S. Korea to raise social distancing to Level 2.5 in capital area
A street in downtown Seoul is relatively empty on Sunday. (Yonhap)
South Korea on Sunday decided to raise distancing regulations for the greater Seoul area to the second-highest level as part of its utmost efforts to stem a resurgence of the novel coronavirus.
The government announced that the Level 2.5 distancing, the second highest in the country's five-tier COVID-19 alert system, will be applied to the nation's capital area, which covers Seoul, Incheon and Gyeonggi Province, for the next three weeks. Health authorities are expected to announce when the upgraded rules will come into force during a press briefing scheduled for 5:30 p.m.
The government is also reviewing upgrading the distancing level in other areas.
"We've come upon a critical period in the fight against COVID-19," Prime Minister Chung Sye-kyun said during a government COVID-19 response meeting. "Despite our efforts to tighten social distancing, the daily number of infections rose to more than 500 last week from 400."
The prime minister asked South Koreans to refrain from having private meetings and activities for the ensuing weeks and join the nationwide campaign to curb the virus spread.
"I'm deeply worried that a hike in the distancing level will restrict the daily lives of our people and weigh heavily on small businesses," he said. "But we can go back to our everyday life only after overcoming this crisis."
The enhancement came as South Korea has been struggling with more than 500 daily new COVID-19 cases in recent days amid the third wave of the pandemic.
Earlier in the day, 631 more infections were reported, including 599 local infections, raising the total caseload to 37,546. Among the local infections, 253 cases were from Seoul and 176 from the surrounding Gyeongi Province, while Incheon, just west of Seoul, added 41 more cases.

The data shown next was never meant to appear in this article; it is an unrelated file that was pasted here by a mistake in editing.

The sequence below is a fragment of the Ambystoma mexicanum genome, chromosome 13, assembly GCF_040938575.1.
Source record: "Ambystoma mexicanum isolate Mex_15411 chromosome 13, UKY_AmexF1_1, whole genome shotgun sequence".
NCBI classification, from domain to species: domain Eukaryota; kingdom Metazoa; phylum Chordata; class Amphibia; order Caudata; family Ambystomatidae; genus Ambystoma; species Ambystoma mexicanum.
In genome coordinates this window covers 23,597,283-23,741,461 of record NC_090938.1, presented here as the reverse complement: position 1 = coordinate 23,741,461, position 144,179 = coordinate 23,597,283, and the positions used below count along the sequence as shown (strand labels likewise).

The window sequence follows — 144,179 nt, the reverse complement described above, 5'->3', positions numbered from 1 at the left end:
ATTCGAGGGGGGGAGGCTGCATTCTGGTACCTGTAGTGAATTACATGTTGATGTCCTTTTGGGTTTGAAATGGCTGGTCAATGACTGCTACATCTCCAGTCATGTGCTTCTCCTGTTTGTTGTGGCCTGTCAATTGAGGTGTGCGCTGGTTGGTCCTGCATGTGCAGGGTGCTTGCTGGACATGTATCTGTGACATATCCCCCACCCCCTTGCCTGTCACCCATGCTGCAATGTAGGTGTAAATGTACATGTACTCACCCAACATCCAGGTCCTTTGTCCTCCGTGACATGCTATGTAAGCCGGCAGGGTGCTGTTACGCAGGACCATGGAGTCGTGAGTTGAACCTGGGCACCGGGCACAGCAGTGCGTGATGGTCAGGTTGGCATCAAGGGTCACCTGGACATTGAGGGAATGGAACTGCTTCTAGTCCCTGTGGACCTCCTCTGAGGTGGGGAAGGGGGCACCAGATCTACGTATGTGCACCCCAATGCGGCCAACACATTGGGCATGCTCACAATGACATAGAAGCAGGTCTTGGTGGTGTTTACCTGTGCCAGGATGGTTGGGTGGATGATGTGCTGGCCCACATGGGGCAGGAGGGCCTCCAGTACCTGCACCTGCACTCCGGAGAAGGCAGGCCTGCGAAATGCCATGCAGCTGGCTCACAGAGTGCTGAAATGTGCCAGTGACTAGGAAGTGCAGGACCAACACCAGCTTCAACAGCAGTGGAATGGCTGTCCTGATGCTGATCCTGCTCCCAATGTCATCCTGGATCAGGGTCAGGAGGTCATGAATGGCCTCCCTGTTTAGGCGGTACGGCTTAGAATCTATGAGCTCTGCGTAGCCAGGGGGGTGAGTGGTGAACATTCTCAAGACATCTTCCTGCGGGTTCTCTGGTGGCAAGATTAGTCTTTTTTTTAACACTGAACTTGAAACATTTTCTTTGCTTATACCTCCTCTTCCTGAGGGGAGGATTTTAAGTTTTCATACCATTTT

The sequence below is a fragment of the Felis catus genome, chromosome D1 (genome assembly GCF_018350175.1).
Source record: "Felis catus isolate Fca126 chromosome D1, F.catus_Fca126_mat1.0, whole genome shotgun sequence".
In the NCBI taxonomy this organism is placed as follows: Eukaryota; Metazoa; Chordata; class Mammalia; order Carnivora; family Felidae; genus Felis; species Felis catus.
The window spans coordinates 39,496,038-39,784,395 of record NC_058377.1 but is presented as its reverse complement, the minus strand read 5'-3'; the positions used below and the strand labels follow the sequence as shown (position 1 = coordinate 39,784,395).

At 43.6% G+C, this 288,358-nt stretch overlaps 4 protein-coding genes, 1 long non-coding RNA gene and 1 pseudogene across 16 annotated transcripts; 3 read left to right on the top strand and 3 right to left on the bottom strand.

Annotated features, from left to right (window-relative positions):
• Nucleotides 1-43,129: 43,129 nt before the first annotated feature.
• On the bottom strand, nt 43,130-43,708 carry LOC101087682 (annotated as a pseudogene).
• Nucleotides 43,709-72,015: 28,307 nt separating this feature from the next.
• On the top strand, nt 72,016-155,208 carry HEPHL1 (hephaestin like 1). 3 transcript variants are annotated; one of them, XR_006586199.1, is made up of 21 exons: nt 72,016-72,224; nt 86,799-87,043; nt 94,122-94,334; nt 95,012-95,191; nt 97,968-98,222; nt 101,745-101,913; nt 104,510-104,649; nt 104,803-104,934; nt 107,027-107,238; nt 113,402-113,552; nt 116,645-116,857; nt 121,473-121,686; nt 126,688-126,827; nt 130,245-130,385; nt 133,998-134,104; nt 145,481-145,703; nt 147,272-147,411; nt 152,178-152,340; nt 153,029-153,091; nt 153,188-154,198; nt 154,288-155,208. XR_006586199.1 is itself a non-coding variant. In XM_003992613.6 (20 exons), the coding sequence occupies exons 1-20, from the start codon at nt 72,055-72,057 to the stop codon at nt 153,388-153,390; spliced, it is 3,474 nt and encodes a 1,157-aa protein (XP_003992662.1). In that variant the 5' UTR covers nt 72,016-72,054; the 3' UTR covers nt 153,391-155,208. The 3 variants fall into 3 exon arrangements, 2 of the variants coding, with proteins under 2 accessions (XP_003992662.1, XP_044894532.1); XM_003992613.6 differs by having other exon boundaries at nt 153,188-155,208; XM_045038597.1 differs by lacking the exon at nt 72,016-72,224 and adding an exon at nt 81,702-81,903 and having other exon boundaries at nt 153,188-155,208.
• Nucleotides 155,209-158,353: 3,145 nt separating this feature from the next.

Under Level 2.5, gatherings with 50 or more people are prohibited, while door-to-door sales businesses, karaoke rooms, indoor fitness facilities and indoor concert venues that offer standing shows will be forced to close, in addition to nightclubs and bars that allow dancing.
Restaurants cannot receive customers after 9 p.m. but can offer takeout and delivery. Cafes are only allowed to serve takeout at all hours.
Movie theaters, internet cafes, private academies, study halls, amusement parks, beauty salons, barber shops, large grocery stores and department stores cannot operate past 9 p.m.
The nighttime curfew for those facilities has already been in place in Seoul since Saturday, a day after the metropolitan government announced measures to preemptively curb the soaring infections in the capital area. The city's public transportation service was also reduced by 30 percent.
Sports events are allowed without spectators while religious services are only available online or via broadcasts. In-person religious activities, if needed, are permitted with 20 or less participants. (Yonhap)